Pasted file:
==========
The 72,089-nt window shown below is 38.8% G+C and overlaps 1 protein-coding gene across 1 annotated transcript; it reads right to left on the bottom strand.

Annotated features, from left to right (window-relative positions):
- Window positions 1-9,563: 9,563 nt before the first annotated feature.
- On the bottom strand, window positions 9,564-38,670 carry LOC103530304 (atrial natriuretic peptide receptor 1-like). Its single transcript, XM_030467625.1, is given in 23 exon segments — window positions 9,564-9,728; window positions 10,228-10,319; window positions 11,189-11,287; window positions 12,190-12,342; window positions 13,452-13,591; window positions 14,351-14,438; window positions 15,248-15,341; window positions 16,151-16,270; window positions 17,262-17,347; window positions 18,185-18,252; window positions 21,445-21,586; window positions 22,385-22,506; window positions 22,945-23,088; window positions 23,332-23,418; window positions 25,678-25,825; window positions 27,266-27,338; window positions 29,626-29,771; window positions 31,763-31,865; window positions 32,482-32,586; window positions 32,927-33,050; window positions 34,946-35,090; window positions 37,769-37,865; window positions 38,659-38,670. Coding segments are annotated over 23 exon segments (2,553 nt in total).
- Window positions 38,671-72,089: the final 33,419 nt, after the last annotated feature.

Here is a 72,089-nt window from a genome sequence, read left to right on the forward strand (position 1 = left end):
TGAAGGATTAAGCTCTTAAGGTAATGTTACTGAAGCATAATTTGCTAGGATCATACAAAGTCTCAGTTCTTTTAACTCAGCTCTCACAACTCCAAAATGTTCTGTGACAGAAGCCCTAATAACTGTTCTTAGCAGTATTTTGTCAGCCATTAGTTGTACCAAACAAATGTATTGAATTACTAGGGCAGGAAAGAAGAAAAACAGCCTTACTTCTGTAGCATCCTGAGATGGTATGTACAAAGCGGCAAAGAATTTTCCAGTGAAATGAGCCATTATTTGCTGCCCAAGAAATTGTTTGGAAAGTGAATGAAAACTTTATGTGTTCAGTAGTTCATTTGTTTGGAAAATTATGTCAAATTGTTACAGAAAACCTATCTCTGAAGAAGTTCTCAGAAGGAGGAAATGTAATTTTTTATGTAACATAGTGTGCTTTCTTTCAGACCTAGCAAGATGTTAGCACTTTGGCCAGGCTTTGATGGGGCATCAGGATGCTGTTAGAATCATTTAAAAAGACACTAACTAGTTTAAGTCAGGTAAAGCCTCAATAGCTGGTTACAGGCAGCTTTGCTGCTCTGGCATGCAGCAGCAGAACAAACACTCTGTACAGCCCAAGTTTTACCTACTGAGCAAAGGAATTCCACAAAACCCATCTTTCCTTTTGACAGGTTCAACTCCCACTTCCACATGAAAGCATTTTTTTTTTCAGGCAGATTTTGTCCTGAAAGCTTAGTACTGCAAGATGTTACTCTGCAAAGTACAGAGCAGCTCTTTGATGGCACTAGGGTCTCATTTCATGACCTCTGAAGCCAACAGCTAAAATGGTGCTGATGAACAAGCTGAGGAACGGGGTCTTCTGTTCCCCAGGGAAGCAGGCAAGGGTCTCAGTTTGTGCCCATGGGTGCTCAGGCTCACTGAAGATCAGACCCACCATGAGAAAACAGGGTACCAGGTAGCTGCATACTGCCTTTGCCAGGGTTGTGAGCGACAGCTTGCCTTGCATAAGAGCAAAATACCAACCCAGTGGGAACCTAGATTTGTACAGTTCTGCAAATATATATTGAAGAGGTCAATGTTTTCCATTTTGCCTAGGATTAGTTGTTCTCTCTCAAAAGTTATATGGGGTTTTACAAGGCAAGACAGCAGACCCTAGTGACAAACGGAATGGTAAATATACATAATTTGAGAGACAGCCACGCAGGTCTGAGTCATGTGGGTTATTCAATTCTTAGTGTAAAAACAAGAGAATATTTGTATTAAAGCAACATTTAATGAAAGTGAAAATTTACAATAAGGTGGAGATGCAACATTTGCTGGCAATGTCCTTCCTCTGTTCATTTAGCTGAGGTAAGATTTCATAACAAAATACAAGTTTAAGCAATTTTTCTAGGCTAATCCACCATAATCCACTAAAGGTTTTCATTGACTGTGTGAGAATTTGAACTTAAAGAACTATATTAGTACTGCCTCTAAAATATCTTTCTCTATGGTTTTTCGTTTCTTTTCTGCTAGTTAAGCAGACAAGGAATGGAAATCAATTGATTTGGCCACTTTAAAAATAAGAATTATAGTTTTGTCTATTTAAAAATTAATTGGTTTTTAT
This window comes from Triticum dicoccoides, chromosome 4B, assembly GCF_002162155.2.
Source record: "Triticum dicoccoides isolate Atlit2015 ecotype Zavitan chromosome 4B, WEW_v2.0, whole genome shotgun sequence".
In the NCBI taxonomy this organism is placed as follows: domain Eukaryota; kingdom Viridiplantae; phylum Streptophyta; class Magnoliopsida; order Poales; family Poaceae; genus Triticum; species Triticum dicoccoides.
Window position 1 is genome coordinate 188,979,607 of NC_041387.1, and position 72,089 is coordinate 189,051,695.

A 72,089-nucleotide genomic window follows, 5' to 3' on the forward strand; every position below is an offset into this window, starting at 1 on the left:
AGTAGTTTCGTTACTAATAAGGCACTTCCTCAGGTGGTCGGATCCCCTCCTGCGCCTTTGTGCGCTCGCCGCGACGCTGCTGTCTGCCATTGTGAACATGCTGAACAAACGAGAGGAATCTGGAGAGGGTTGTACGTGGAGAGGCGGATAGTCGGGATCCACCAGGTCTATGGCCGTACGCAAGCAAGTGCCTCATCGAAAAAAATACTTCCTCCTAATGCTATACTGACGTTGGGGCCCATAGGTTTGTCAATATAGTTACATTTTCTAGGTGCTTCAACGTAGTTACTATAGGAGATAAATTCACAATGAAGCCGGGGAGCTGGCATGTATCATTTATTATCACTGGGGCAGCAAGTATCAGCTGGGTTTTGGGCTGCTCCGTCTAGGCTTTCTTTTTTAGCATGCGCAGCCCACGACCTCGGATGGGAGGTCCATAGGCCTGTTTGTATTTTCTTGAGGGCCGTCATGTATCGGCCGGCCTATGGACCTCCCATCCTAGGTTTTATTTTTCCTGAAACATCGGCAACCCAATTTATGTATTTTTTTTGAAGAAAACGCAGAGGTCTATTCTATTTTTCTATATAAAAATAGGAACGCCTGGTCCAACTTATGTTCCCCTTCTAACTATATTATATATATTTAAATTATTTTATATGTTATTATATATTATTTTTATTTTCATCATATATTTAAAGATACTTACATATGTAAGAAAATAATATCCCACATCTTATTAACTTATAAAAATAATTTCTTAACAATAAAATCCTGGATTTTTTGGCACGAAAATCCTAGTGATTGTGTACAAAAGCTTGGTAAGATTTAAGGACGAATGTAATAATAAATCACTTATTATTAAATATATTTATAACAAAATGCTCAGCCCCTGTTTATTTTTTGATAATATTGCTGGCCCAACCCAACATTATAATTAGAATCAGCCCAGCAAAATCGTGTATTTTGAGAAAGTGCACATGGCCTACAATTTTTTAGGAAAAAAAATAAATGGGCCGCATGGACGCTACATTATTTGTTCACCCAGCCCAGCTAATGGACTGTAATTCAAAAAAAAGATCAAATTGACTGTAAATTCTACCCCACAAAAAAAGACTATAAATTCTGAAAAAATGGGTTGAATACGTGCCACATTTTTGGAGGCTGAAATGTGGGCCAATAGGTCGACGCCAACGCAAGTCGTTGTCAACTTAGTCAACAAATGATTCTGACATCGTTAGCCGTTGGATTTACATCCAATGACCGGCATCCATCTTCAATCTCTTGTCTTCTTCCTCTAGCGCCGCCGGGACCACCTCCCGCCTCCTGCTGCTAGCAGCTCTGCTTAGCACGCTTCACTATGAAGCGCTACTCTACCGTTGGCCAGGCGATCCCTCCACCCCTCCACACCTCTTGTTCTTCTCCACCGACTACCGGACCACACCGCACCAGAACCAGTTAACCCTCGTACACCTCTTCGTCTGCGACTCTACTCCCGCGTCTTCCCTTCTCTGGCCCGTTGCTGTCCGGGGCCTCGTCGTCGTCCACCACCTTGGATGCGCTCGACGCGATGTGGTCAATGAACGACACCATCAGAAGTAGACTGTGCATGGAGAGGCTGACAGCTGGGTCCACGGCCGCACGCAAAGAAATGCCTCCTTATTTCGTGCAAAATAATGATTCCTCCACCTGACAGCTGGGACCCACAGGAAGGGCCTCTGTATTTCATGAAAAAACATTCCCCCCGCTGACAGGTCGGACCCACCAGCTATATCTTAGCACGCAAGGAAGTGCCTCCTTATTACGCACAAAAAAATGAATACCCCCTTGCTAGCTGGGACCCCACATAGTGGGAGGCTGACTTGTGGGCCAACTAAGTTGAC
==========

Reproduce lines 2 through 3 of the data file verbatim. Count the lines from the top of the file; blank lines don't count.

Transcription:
Annotated features, from left to right (window-relative positions):
- Window positions 1-9,563: 9,563 nt before the first annotated feature.